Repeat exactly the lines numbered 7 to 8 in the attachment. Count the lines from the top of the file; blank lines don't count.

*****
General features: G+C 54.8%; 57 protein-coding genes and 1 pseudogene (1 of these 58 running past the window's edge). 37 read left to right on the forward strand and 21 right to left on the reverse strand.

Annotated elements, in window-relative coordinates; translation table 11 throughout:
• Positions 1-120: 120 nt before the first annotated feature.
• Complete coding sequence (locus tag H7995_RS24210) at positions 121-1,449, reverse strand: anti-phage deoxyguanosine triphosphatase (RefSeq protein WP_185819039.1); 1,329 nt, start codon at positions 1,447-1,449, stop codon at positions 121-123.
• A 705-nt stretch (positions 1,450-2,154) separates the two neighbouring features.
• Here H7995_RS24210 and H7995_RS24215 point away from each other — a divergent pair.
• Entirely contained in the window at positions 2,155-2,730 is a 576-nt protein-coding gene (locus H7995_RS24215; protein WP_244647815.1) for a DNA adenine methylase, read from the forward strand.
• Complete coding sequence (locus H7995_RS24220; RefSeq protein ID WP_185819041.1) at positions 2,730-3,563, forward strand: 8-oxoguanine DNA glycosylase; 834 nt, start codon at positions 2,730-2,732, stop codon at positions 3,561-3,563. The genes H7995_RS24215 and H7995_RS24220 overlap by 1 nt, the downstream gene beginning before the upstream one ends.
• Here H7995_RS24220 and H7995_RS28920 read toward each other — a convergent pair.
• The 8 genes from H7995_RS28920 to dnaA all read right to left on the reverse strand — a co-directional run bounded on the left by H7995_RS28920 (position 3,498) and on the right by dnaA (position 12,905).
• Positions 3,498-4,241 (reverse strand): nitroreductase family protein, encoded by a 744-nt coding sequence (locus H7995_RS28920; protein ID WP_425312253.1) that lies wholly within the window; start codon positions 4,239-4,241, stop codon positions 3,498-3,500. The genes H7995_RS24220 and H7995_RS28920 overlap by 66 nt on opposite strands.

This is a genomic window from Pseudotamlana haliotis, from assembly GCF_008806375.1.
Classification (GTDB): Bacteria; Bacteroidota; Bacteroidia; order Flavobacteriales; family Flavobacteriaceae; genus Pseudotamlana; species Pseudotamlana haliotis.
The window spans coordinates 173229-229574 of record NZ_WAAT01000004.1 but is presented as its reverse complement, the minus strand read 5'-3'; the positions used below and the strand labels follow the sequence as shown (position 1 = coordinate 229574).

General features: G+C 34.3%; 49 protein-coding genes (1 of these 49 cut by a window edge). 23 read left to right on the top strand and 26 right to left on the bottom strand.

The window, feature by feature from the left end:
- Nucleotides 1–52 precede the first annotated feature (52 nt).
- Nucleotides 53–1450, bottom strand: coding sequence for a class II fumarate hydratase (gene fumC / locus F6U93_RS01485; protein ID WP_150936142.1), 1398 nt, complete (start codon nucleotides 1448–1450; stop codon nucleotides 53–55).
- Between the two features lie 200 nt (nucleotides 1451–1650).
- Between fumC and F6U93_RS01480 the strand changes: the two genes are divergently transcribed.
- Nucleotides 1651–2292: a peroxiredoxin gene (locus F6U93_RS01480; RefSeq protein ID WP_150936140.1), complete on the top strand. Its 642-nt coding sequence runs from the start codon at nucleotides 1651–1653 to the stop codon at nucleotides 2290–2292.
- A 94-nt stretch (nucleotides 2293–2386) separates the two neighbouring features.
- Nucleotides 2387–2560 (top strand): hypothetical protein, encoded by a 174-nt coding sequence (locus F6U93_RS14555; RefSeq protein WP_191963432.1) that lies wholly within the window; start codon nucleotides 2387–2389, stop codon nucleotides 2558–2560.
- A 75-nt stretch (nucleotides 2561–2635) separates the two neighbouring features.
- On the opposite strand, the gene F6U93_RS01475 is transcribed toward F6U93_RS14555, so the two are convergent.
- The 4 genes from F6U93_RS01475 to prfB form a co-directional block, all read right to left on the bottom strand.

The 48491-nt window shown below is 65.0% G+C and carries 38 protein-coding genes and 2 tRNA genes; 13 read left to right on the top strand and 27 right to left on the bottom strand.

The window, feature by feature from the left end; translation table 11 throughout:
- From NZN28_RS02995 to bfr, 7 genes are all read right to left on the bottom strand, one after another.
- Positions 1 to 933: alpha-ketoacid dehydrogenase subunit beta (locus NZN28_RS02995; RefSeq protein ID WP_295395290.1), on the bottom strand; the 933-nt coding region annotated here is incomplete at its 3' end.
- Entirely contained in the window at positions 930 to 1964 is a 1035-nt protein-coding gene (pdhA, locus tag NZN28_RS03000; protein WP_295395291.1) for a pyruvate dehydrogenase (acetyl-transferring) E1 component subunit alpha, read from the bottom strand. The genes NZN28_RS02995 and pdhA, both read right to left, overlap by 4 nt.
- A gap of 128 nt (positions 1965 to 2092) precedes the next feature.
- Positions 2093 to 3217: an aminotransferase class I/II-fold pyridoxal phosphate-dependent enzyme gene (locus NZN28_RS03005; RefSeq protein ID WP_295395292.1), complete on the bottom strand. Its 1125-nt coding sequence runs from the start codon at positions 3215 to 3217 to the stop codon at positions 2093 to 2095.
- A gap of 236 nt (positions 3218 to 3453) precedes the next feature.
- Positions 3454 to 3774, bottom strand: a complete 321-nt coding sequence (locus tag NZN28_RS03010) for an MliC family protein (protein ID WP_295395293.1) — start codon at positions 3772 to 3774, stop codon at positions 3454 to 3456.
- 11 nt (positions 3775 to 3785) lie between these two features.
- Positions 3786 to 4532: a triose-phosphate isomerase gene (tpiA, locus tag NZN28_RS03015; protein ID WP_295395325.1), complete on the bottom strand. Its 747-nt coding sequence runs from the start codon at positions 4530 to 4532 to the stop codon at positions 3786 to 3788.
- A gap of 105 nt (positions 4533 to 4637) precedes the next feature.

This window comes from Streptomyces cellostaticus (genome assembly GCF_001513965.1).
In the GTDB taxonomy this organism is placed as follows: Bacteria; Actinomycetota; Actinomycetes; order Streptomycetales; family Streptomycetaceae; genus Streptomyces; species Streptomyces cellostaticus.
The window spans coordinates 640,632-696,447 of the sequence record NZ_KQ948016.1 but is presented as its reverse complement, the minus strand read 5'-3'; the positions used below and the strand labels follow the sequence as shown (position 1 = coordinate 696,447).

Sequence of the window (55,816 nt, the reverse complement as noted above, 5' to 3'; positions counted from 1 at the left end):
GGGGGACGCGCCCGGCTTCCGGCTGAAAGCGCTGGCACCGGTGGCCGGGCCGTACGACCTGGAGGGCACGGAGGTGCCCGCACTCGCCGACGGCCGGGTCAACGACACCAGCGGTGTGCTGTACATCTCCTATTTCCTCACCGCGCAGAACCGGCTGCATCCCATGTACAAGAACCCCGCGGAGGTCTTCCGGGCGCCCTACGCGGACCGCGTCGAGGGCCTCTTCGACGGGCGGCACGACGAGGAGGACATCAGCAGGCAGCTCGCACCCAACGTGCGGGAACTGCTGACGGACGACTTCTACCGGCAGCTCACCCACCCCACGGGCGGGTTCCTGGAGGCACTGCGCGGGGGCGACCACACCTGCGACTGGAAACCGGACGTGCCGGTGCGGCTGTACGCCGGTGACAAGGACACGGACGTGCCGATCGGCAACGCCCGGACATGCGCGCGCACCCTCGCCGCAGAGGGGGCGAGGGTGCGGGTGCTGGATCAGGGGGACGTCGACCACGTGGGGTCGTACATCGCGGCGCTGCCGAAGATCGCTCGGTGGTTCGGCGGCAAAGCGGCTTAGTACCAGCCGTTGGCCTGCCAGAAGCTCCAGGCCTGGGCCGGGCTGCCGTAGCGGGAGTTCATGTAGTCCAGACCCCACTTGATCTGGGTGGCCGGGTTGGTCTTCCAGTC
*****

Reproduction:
• Entirely contained in the window at positions 2,155-2,730 is a 576-nt protein-coding gene (locus H7995_RS24215; protein WP_244647815.1) for a DNA adenine methylase, read from the forward strand.
• Complete coding sequence (locus H7995_RS24220; RefSeq protein ID WP_185819041.1) at positions 2,730-3,563, forward strand: 8-oxoguanine DNA glycosylase; 834 nt, start codon at positions 2,730-2,732, stop codon at positions 3,561-3,563. The genes H7995_RS24215 and H7995_RS24220 overlap by 1 nt, the downstream gene beginning before the upstream one ends.